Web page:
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Thread: Mid Lesson Stall

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Posted: 2021-01-03 14:25
I keep hitting a wall at about lesson 22. At that point I give up and try later only to have lost my ear for most the characters previously learnt.

This time I have resolved to work through it.

I learn the characters at 25WPM and plod through at 3-5WPM which seems to be the speed my brain recalls at.

Any pointers out there for me.


Posted: 2021-01-03 14:50

Hi Steve

When you say "hit a wall" do you mean that when you get to lesson 22 it all suddenly falls apart,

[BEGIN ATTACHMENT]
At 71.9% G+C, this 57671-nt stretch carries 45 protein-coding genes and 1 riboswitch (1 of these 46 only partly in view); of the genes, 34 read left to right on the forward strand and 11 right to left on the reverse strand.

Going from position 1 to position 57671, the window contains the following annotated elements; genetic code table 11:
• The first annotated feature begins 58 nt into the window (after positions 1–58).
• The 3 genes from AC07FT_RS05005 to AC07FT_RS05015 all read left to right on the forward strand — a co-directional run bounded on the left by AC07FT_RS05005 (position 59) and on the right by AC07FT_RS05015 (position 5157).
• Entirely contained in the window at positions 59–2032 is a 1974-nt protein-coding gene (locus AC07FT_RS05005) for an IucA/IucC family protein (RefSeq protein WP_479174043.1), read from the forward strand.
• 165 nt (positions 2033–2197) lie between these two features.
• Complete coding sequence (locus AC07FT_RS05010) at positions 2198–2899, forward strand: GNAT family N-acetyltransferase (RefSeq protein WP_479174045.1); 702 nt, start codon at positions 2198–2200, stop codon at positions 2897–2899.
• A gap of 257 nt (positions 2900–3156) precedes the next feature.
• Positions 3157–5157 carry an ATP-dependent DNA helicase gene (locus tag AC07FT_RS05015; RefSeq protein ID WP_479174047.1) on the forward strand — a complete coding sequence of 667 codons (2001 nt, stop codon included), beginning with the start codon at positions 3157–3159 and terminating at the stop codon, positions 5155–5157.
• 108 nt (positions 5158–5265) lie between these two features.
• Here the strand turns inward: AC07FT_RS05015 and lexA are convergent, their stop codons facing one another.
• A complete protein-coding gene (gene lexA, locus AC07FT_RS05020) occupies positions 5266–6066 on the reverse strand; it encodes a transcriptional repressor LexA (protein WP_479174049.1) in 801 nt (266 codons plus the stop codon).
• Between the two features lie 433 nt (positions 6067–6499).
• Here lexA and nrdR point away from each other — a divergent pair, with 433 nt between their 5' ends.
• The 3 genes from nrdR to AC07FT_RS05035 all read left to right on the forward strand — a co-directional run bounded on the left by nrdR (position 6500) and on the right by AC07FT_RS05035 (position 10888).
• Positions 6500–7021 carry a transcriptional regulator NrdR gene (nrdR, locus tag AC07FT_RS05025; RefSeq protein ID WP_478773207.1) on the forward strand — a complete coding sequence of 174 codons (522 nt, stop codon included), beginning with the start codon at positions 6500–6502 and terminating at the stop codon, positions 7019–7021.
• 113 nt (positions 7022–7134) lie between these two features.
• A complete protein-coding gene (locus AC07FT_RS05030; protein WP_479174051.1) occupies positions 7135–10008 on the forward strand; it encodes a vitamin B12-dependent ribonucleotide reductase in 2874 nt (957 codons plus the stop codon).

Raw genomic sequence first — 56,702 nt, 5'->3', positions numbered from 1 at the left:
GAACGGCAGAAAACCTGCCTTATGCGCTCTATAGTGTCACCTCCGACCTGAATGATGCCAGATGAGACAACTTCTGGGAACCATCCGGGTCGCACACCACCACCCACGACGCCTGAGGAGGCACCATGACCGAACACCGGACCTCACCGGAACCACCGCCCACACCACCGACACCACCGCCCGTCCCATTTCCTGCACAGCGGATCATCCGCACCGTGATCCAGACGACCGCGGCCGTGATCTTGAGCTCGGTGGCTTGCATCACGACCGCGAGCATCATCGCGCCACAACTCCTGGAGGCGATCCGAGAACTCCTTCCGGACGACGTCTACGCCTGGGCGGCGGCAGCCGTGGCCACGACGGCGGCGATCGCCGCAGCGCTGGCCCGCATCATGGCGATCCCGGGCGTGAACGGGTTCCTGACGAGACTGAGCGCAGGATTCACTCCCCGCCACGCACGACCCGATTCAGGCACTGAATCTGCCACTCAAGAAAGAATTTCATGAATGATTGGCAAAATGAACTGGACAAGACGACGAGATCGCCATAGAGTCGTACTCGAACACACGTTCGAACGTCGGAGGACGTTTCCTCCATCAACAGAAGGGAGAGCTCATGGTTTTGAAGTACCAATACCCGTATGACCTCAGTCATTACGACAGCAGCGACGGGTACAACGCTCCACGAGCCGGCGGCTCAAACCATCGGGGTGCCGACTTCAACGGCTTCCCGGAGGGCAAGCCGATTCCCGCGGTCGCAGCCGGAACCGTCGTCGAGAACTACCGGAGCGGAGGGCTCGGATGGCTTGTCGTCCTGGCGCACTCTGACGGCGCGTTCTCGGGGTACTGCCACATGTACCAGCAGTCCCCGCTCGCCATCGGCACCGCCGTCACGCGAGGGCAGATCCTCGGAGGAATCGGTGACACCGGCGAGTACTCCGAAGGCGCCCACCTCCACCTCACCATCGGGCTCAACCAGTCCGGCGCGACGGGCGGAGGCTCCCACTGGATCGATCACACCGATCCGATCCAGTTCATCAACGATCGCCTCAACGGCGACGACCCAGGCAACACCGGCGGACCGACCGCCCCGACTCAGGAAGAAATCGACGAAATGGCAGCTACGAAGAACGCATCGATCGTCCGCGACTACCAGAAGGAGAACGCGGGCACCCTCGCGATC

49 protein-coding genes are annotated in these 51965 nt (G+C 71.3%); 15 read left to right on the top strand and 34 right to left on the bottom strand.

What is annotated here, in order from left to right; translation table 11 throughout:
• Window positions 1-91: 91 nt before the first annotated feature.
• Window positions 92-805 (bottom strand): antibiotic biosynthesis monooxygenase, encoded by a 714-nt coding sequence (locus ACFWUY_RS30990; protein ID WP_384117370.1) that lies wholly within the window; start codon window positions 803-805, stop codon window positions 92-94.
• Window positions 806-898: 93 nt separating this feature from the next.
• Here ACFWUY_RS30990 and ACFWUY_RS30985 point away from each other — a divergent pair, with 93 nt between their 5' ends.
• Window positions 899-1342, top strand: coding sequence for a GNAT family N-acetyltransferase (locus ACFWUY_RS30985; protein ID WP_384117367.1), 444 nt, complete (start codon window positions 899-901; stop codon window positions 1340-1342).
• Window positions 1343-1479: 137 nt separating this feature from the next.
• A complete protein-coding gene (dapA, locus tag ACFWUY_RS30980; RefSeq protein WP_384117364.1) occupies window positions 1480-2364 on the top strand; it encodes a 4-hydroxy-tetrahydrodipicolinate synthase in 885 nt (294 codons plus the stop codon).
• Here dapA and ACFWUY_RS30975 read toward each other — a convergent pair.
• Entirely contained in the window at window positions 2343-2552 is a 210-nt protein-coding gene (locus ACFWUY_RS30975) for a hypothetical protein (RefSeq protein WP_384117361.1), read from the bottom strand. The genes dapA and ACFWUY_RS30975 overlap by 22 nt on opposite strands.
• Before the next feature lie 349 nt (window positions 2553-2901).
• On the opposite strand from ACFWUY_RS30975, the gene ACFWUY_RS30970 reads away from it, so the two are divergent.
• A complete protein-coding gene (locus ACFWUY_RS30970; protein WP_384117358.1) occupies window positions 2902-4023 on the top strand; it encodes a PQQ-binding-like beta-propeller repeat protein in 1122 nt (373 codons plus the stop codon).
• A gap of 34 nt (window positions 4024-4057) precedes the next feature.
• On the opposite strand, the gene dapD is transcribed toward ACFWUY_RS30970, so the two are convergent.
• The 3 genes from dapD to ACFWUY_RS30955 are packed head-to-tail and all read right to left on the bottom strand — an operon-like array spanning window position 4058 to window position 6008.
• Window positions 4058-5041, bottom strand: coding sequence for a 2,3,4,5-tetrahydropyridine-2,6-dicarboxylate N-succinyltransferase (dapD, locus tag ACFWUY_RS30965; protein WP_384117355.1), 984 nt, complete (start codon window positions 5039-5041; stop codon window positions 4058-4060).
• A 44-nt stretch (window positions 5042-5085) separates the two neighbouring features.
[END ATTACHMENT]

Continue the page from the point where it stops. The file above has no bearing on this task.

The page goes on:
or else maybe you get stuck at 70% or some such success rate on lesson 22 ?

How long does it take you to get up to lesson 22 ?

If you get stuck at 22 and then drop back to say lesson 18, can you still manage 90% on lesson 18.

I'm thinking along the lines of short term memory vs it all sinking in properly and permanently . .


Posted: 2021-01-03 15:04
At mid point I seem to struggle with the new sounds and it takes too long to recall and write down.
Lesson 1 to 10 are easy and I have no problem with them.

Typically I learn a character a day.

Posted: 2021-01-03 16:39
Use the "battering ram" method. That means in your case:
start all over agn with lesson 1 speed 20/5
after first time over 90% correct in a one minute lesson, go to the next lesson,

Report the result pse.

Posted: 2021-01-03 18:13
As soon as Y is introduced after lesson 19 I floundered, started getting F L and Y confused and introduced thinking delays

Posted: 2021-01-03 18:42
Steve, I can suggest that you do not give up.